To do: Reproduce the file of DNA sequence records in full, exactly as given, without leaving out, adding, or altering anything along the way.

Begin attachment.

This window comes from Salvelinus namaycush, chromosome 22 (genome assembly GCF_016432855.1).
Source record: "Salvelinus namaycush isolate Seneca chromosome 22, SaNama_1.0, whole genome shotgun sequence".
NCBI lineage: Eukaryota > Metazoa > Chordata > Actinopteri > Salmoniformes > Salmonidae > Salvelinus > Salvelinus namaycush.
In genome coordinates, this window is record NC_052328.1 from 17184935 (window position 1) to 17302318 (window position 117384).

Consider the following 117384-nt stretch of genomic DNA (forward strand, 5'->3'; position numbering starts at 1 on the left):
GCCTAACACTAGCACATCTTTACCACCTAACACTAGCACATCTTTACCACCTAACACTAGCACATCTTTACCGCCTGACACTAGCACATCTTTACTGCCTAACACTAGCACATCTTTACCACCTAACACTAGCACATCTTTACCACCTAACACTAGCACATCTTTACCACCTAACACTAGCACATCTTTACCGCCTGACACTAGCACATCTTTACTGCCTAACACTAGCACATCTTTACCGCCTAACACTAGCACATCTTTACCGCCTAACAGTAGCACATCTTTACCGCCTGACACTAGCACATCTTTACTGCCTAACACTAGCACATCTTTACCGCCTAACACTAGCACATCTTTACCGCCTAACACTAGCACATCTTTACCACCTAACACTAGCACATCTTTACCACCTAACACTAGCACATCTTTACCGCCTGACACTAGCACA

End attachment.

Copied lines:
This window comes from Salvelinus namaycush, chromosome 22 (genome assembly GCF_016432855.1).
Source record: "Salvelinus namaycush isolate Seneca chromosome 22, SaNama_1.0, whole genome shotgun sequence".
NCBI lineage: Eukaryota > Metazoa > Chordata > Actinopteri > Salmoniformes > Salmonidae > Salvelinus > Salvelinus namaycush.
In genome coordinates, this window is record NC_052328.1 from 17184935 (window position 1) to 17302318 (window position 117384).

Consider the following 117384-nt stretch of genomic DNA (forward strand, 5'->3'; position numbering starts at 1 on the left):
GCCTAACACTAGCACATCTTTACCACCTAACACTAGCACATCTTTACCACCTAACACTAGCACATCTTTACCGCCTGACACTAGCACATCTTTACTGCCTAACACTAGCACATCTTTACCACCTAACACTAGCACATCTTTACCACCTAACACTAGCACATCTTTACCACCTAACACTAGCACATCTTTACCGCCTGACACTAGCACATCTTTACTGCCTAACACTAGCACATCTTTACCGCCTAACACTAGCACATCTTTACCGCCTAACAGTAGCACATCTTTACCGCCTGACACTAGCACATCTTTACTGCCTAACACTAGCACATCTTTACCGCCTAACACTAGCACATCTTTACCGCCTAACACTAGCACATCTTTACCACCTAACACTAGCACATCTTTACCACCTAACACTAGCACATCTTTACCGCCTGACACTAGCACA